Paula Hane, Google's Projects Continue to Generate Shock Waves, InfoToday NewsLink, March 2005.
Mark Herring, Don't Get Goggle-Eyed Over Google's Plan to Digitize, Chronicle of Higher Education, March 11, 2005.
Paul W. Taylor, Real-Time Sunshine, Government Technology, March 2005 .
Peter Suber, Le gigantesque projet de bibliothèque de Google, BiblioAcid, February 2005, pp. 9-11. Marlène Delhaye's French translation of my article, Google's gigantic library project, from SOAN for 1/2/05.
* Two important studies are released.
(1) The first is Charles Bailey's Open Access Bibliography: Liberating Scholarly Literature with E-Prints and Open Access Journals, ARL, 2005. This is the first large bibliography of open access. We're lucky to have it and lucky that it was compiled by Charles W. Bailey Jr. It's comprehensive, well-organized, and useful. It charts where we've been. It guides newcomers to our literature, reducing the temptation (that too many have felt) to start from scratch and repeat all the corrected misunderstandings and answered objections that have held us back. Above all, it should deepen and accelerate research on OA. OA isn't just a new paradigm for the distribution of scholarship. For some time now it has also been a topic of scholarship. Bailey's work will help OA in both its forms.
You may know Charles W. Bailey Jr. as the man behind the monumental Scholarly Electronic Publishing Bibliography, currently up to Version 57, and the Scholarly Electronic Publishing Weblog.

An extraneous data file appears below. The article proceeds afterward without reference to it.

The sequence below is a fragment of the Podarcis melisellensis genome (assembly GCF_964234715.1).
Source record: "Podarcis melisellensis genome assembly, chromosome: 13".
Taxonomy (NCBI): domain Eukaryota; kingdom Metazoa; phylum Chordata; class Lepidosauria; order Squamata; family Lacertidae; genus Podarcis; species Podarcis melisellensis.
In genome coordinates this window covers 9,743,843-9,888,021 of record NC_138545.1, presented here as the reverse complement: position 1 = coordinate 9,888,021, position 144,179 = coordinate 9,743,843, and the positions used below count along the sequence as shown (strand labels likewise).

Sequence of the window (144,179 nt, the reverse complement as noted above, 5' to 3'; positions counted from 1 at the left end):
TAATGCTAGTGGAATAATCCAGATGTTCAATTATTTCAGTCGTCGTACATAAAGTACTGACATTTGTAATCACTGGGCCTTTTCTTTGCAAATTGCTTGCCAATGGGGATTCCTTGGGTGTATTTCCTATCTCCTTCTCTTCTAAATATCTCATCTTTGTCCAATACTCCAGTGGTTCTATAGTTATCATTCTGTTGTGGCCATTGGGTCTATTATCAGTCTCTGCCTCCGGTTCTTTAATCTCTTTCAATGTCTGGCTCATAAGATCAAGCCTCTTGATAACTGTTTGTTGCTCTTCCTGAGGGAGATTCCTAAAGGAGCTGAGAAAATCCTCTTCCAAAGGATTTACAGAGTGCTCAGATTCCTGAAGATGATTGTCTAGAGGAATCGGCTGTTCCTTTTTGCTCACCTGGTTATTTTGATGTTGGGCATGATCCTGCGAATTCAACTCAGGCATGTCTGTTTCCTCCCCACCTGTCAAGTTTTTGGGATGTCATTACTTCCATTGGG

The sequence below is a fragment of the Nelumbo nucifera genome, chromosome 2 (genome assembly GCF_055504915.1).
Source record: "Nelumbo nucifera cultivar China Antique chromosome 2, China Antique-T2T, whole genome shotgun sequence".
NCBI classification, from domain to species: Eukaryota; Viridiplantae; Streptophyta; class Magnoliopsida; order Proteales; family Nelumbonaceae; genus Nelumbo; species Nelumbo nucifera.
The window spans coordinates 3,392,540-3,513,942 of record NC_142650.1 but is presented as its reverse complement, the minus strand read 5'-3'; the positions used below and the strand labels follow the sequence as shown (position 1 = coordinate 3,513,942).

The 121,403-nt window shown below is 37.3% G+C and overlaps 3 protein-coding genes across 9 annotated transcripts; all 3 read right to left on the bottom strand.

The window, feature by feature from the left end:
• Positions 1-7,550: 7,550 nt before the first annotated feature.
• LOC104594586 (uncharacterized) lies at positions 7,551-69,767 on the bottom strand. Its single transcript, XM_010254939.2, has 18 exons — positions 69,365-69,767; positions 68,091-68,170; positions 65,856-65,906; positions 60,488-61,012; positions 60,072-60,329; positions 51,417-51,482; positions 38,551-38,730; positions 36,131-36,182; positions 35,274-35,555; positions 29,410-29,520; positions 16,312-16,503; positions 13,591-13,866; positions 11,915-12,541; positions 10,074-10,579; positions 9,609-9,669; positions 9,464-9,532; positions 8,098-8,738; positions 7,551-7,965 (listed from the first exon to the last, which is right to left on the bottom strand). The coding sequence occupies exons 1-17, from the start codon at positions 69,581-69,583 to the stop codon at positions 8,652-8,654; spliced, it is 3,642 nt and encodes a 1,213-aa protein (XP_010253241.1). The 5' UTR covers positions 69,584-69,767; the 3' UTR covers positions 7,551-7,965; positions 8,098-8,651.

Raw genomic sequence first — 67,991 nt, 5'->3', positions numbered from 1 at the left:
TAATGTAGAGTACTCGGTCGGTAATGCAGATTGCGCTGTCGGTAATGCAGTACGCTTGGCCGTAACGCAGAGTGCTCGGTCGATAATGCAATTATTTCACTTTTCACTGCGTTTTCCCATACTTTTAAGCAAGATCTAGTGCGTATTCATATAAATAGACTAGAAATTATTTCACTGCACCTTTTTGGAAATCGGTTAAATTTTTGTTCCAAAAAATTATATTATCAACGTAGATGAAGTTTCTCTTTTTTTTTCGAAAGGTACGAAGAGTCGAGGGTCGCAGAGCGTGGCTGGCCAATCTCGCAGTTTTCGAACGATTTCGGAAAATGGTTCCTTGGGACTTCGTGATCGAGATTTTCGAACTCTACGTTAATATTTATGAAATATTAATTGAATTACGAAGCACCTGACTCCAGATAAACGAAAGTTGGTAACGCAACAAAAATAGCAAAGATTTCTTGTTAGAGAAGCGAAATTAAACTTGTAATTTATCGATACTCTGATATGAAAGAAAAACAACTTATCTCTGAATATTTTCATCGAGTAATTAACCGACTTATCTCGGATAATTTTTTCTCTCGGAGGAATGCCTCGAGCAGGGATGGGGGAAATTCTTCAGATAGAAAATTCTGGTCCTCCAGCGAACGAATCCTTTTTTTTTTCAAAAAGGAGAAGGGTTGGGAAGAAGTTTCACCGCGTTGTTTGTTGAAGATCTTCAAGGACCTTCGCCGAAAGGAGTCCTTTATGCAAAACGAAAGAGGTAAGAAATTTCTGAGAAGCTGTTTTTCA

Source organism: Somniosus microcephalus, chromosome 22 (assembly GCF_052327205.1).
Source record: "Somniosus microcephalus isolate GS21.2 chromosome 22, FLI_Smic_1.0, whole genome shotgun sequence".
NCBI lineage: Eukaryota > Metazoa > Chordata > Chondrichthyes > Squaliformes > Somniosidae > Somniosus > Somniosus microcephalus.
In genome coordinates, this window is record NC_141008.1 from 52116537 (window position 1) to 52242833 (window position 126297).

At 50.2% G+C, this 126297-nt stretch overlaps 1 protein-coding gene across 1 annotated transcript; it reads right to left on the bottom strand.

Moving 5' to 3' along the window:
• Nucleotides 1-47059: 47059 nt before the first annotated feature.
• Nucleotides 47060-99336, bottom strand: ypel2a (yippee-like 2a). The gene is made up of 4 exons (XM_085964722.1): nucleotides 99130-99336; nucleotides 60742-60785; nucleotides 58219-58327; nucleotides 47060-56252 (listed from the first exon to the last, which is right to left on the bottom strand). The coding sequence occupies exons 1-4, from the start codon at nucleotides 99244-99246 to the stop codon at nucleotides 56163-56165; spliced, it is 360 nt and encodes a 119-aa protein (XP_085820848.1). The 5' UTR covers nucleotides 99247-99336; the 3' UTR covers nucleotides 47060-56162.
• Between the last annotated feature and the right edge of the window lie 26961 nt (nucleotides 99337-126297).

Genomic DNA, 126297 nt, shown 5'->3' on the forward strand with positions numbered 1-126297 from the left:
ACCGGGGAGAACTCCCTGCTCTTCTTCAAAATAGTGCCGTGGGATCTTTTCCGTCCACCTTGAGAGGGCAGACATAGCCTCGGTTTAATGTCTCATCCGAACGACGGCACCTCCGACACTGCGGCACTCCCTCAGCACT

OA edition of Bailey's Open Access Bibliography
Print edition of Bailey's Open Access Bibliography
Ordering information for print edition
(2) The second is Cara Kaufman's Variations on Open Access, PPT slides presented at the London Book Fair, March 14, 2004. Until the study she performed with Alma Wills is released in full-text, these slides will be our best glimpse into their in-depth study of the economics of OA journals.
The Kaufman-Wills study looks at 357 journals that responded to an extensive survey. Of these, 248 were OA. The survey was sent to DOAJ journals, Highwire Press journals, and journals published by the Association of American Medical Colleges. The results give us the most wide-ranging and detailed picture we've yet seen of the economics of OA publishing. The study was sponsored by the American Association for the Advancement of Science, the Association of American Medical Colleges, the Association of Learned and Professional Publishers, and HighWire Press
It should put an end to loose talk about the "author pays" model as if it were the only model for OA journals. (The study found that only 47% of OA journals charge author-side fees.) It will help measure the true cost, e.g. to universities, of supporting OA journals rather than non-OA journals. And it should help non-OA journals more accurately assess the economics of adopting one of the OA business models.